Nearly all risk genes identified for MS (currently about 100) are associated with immune function5 and therapies that alter lymphocyte function and migration6 are effective in MS, suggesting an immune aetiology. Some variants of the human leucocyte antigen (HLA) complex and the major histocompatibility complex (MHC) have been associated with MS,7,8 but the risk they confer to a carrier for developing MS is too small to be predictive of disease. These genes, however, are likely to be valuable in determining a clearer understanding of MS pathogenesis.
In the brains of patients with MS there appears to be an imbalance between the competing pro-inflammatory and anti-inflammatory processes.9 Genetic and environmental factors may assist the movement of autoreactive T cells and antibodies through a damaged blood–brain barrier (BBB) and into the central nervous system (CNS). Once inside brain tissue, pro-inflammatory cytokines, such as interferon gamma(IFNγ), tumour necrosis factor alpha (TNF-α) and interleukin (IL)-2, -15, -17 and -23 are released by activated T-cells. These increase the expression of cell-surface molecules on lymphocytes and antigen-presentingcells (astrocytes, microglia and macrophages), triggering an immune response. In addition, the release of certain anti-inflammatory cytokines (IL-1, -4 and -10) from T-cells stimulates production of antibodies by B cells, which damage host tissue (see Figure 1).10,11
MS has an unpredictable and variable course (see Figure 2).12 The disease first manifests with a neurological sign or symptom such as loss of vision, bladder and bowel dysfunction, ataxia or sensory disturbances (e.g. clinically isolated syndrome [CIS]). After this, most patients spend years alternating between periods of relapse and remission (relapsingremitting multiple sclerosis [RRMS]), but approximately 50 % will haveprogressed to a chronic advanced stage within 10 years (secondary progressive MS [SPMS]).12 At this stage there is clear cerebral volume reduction with increased lesion load visible in MRI.10 Most patients show impaired walking within 15 years and are wheelchair bound after 25 years. Up to 65 % of patients show cognitive deficits that may significantly impair work and daily activities.13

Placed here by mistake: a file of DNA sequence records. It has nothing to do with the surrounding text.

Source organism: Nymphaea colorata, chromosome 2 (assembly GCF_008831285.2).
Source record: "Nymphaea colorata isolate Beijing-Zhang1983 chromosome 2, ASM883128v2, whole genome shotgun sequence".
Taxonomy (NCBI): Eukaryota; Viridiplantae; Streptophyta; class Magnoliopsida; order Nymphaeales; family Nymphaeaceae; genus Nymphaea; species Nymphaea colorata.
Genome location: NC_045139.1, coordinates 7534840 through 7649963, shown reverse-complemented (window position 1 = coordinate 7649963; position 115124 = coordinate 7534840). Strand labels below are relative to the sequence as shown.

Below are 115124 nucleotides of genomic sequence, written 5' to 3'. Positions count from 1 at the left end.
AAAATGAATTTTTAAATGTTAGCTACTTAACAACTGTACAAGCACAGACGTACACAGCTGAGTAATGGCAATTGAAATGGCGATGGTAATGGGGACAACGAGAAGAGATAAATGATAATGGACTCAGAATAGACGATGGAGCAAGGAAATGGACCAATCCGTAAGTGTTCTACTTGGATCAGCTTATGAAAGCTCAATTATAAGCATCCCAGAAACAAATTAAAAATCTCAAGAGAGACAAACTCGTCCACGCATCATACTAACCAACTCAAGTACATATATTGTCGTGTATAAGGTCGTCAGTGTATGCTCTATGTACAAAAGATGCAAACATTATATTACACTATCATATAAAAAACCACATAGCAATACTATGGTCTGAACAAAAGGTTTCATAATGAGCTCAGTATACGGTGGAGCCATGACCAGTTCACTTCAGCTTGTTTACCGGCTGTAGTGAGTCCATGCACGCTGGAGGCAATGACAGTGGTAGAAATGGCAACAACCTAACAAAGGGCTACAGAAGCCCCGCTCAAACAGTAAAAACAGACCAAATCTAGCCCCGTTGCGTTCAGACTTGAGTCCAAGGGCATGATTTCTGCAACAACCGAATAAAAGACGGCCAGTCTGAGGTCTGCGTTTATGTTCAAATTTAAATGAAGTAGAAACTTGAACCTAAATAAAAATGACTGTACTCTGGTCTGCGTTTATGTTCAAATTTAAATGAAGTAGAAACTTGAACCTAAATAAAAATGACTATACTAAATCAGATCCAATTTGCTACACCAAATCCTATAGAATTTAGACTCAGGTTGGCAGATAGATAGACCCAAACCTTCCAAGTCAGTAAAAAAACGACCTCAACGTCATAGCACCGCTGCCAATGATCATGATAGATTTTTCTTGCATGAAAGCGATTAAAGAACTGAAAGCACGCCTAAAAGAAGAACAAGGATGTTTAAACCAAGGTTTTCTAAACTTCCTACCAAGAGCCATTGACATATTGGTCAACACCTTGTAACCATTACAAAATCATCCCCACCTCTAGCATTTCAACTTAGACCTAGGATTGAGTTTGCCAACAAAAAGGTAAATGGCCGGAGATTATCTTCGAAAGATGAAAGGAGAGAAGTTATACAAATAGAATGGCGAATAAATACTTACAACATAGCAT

Medications in Current Multiple Sclerosis Management
In MS, disease-modifying therapies (DMTs), although not a cure, helpmodify and slow down this course and delay progression.12 For almost 20 years the beta interferons (IFNβs) and glatiramer acetate (GA) have been administered to achieve some limitation of damage to the CNS, to delay disease progression and to provide a degree of long-term improvement in symptoms and quality of life (QoL). Regrettably, the latter two goals are only partially achieved with these drugs. Antispastic drugs, analgesics and antidepressants are also used for short-term symptomatic relief and temporarily improve QoL, but have no disease-modifying effect.14,15
In 1993 the first IFNβ therapy for MS was introduced, followed by GA in 2001, mitoxantrone in 2002 and natalizumab in 2006. Fingolimod,a reversible spingosin-1-phosphate (S1P) receptor antagonist and the first oral DMT in MS treatment, was approved for the treatment of RRMS by the US Food and Drug Administration (FDA) and European Medicines Agency (EMEA) in 2010 and 2011, respectively. Teriflunomide wasapproved by the FDA in for RRMS in 2012 and by the EMEA in 2013 and dimethyl fumarate (BG-12) was approved by the FDA for RRMS in 2013; several other agents are in development (e.g. laquinimod, alemtuzumab, daclizumab, ocrelizumab and pegylated IFNβ).16
The DMTs are associated with various safety and adherence concerns, particularly flu-like symptoms seen with the IFNβs and administrationsite reactions in the treatments given by subcutaneous injection. Therefore, the decision-making process in MS treatment choice should consider two major dimensions: efficacy and burden (see Figure 3).17 The ideal treatment for MS would have a high efficacy and low burden, but the commercially available DMTs fall short of this target.
Research showing advances in Axon restoration, cognitive performance, And a hopeful medication for Primary & Secondary-progressive multiple sclerosis
Friday, February 28, 2014